As a child, you probably never thought about your beating heart, and you might not think about it now unless someone is taking your pulse. However, if you've ever experienced troubling heart symptoms or been diagnosed with a heart condition, you may suddenly find yourself counting every beat.
If you're concerned about your heart, gather as much information as possible. This will help you play an active role in your health, and it may give you peace of mind about whatever has been worrying you. It's also reassuring to know that Autumn View Gardens in Ellisville, Missouri, takes your physical health seriously with 24-hour emergency call service and licensed nurse supervision.
Heart disease can refer to any number of problems related to the heart and blood vessels. However, some are more common than others. Learn the different types of heart diseases, their symptoms and when you should get immediate help.
Your arteries — the blood vessels that bring fresh, oxygenated blood to the muscles and organs — may collect plaque on their inner walls. When the plaque builds up enough to block an artery — or if a piece of plaque breaks loose causing a blockage further downstream — a heart attack or stroke can occur. Heart attacks, also called myocardial infarctions, are due to blocked vessels that feed the heart muscle while strokes develop in the brain.
Heart attacks should be treated promptly, so inform a staff member immediately or call 9-1-1 if you or a family member have chest pain or pressure that:
• Isn't relieved by nitroglycerin pills
• Lasts longer than a few minutes
• Is accompanied by breathing difficulty, sweating, nausea/vomiting or a rapid pulse
Not all chest pain means a heart attack, but it's best to discuss any worrying symptoms with a medical professional. Quick treatment may help reduce heart muscle damage.
Most cardiomyopathy heart diseases involve a weakened or defective heart muscle that has difficulty pumping blood effectively. The symptoms, such as those below, may begin gradually.
• Feeling out of breath, especially during activity
• Fluid accumulation in the legs and feet and sometimes the abdomen
• Abnormal heartbeats
• Pressure or pain in the chest
There are many kinds of heart arrhythmias or abnormal heart rhythms. For example, your heart can beat too fast, too slow or unevenly. Some heart arrhythmias are temporary, as in the case of those that may occur during a heart attack, while others are ongoing. Your doctor may prescribe medication to help correct your heart arrhythmia or implant a pacemaker. Some of the symptoms of untreated heart arrhythmias include:
• A feeling of abnormal beats
There are four valves in the human heart, located between the four chambers. The valves open and close to let blood flow from one area of the heart to the other. Valves can become damaged due to aging or infections, or they may have been faulty from birth. The symptoms of valvular heart disease are very like those from cardiomyopathy and heart arrhythmias. You may experience:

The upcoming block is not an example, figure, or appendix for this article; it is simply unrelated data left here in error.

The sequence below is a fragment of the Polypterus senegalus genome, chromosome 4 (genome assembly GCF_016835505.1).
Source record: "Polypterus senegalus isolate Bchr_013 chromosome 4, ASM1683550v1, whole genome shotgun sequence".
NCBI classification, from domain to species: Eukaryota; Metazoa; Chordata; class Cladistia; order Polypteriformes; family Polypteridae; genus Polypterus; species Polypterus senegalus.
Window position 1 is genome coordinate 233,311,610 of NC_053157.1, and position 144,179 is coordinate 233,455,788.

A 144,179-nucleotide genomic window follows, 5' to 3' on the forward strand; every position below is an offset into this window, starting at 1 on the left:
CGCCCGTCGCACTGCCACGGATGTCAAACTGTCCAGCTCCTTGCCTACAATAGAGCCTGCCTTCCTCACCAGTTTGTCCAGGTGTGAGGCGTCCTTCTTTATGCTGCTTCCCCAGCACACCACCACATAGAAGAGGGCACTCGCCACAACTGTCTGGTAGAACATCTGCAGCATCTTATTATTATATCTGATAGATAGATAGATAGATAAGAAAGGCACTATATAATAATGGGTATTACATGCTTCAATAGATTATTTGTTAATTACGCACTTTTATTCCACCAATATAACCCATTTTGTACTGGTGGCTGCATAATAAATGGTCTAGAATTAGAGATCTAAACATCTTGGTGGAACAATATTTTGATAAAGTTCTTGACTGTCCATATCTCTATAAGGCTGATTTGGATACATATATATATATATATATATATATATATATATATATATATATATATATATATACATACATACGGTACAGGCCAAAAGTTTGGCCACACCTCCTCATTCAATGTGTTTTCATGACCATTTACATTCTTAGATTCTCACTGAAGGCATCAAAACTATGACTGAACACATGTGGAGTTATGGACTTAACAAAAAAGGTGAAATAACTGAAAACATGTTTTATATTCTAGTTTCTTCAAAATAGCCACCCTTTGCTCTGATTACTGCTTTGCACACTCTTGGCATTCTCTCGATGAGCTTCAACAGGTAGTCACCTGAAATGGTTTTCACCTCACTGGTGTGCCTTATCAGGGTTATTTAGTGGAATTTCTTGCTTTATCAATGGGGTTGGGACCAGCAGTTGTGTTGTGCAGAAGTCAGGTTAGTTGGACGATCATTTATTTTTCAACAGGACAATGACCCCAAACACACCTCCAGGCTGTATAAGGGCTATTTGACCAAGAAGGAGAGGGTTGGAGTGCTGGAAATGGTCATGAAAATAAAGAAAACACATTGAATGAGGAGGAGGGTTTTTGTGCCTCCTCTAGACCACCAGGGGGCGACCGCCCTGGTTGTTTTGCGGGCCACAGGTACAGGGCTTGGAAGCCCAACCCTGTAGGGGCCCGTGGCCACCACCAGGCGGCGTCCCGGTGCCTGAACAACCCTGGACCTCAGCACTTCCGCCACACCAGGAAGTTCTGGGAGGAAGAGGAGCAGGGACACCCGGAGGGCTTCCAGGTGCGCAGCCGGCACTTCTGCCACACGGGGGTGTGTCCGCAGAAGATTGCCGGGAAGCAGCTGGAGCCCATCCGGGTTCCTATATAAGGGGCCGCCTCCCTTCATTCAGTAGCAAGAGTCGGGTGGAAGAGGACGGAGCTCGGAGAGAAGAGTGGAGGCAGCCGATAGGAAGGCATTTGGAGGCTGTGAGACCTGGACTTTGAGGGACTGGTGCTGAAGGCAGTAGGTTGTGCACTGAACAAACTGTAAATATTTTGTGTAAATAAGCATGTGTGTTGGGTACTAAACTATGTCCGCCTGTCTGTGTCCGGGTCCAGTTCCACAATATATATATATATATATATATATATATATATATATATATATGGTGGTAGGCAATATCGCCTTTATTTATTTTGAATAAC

• Shortness of breath
• Abnormal beat rhythms
• Fluid buildup
Other less common heart diseases can be caused by infectious organisms and congenital (birth) defects.
Some circumstances you can't control, including your family history, congenital defects and certain infections. Also, aging itself can contribute to heart disease as blood vessels become less flexible and the heart muscle thickens over time. Fortunately, there are just as many, if not more, risk factors that you can influence.
Follow these guidelines to help reduce your risk of heart disease, and you may find yourself feeling more energetic in the process.
High blood pressure puts excess strain on the walls of your blood vessels. If your blood pressure falls within the normal range, you may only need periodic checks. However, If your doctor feels your blood pressure is too high, you may need to take prescription medication and/or make lifestyle changes.
The amount and type (LDL vs. HDL) of cholesterol in your bloodstream can affect plaque buildup in your blood vessels. Your doctor can explain the results of your cholesterol blood test and prescribe medication if necessary to lower your "bad" cholesterol level.
Indulging in fresh fruits and vegetables and limiting high-fat and sugary foods can help keep your heart healthy. If you live in a senior community like Autumn View Gardens with restaurant-style dining, you can pick your favorites from the chef-prepared options.
From tai chi to chair dancing, there's sure to be a fun activity at your assisted living community that's also good for your heart. Nearby Bluebird Park and Klamberg Woods Conservation Area in Ellisville, Missouri, have walking trails so you can enjoy nature along with fresh air. It's a good idea to check with your doctor if you have a diagnosed heart condition before joining in.
If you're having issues remembering to take your medicine, ask about using a medication management program.
Other ways to help your heart include quitting smoking, learning to manage stress, experiencing the right amount and quality of sleep and maintaining an appropriate weight.
Take charge of your life by making heart-healthy lifestyle changes today.
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